Improving acid and aluminum tolerance in alfalfa using breeding and genomics
Reyno Podesta, Rafael Alejandro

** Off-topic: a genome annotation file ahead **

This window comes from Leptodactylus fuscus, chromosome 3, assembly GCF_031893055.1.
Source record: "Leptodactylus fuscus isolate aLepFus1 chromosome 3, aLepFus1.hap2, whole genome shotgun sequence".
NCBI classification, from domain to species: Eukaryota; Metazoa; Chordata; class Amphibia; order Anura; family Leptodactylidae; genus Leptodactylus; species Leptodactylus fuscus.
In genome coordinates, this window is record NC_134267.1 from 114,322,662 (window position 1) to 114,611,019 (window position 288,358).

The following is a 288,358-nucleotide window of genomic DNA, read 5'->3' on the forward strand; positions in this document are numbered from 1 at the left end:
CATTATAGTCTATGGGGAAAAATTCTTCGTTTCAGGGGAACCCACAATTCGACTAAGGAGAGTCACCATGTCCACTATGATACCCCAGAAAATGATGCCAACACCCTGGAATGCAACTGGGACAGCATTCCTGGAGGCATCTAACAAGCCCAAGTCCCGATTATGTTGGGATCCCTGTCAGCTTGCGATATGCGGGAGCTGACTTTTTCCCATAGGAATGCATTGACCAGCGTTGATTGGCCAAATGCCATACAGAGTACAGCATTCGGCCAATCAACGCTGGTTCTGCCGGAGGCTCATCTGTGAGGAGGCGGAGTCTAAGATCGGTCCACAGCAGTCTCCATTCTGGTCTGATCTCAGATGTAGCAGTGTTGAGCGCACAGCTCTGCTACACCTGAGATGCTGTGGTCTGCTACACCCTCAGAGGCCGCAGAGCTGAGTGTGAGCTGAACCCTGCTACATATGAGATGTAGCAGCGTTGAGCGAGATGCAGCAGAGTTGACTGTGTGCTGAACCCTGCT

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Alfalfa, Medicago sativa L., is an important forage crop in the U.S. and worldwide. However, in acid soil, its productivity and persistence dramatically decrease. Acid-soil syndrome causes a severe toxicity that inhibits root growth and development exacerbated by Al+3. Breeding and genomic approaches to improve acid/Al tolerance provide new opportunities to grow alfalfa in lands considered marginal for alfalfa growth. In this study, three different approaches were used to identify and to evaluate acid/Al tolerance in alfalfa: (1) identification and mapping of quantitative trait loci (QTL) associated with acid/Al tolerance, (2) evaluation of transgenic plants over-expressing Pseudomonas aeruginosa citrate synthase (CS) and/or a gene coding for a plasma membrane H+-ATPase from Daucus carota (DcPA1), and (3) comparison of genetic gain for acid/Al tolerance as assessed by seedling biomass production in acidic soil under greenhouse conditions. Single-factor analysis and interval mapping identified QTL for Al tolerance on Altet-4 and on NECS-141 linkage groups. The phenotypic variation explained by individual QTL ranged from 9.5 to 35.3%. Some of these QTL were detected in multiple environments and for multiple traits while others were environment-specific. Four isogenic T2 populations, containing neither, one, or both transgenes (CS+DcPA1) were evaluated for acid/Al tolerance. The transgenic populations containing either CS or DcPA1 or both genes showed higher acid/Al tolerance than the non-transgenic population. No advantage of combining both transgenes in the same genetic background was observed. Lower levels of Al in shoot tissue were observed for the transgenic populations over the non-transgenic population. The comparison of selection methods showed that the phenotypic recurrent selection with gridding in unlimed soil was most effective at improving the Bulldog 805 population for shoot dry weight. This method of selection was the most effective in terms of the resources used and the responses achieved. Direct selection in unlimed soil resulted in increased alfalfa growth in acid and Al-rich soils compared to selection in limed soil. The information generated in these three experiments can be useful in improving our understanding of acid/Al tolerance in alfalfa and in developing cost-effective and efficient methods to obtain enhanced alfalfa germplasm in the future.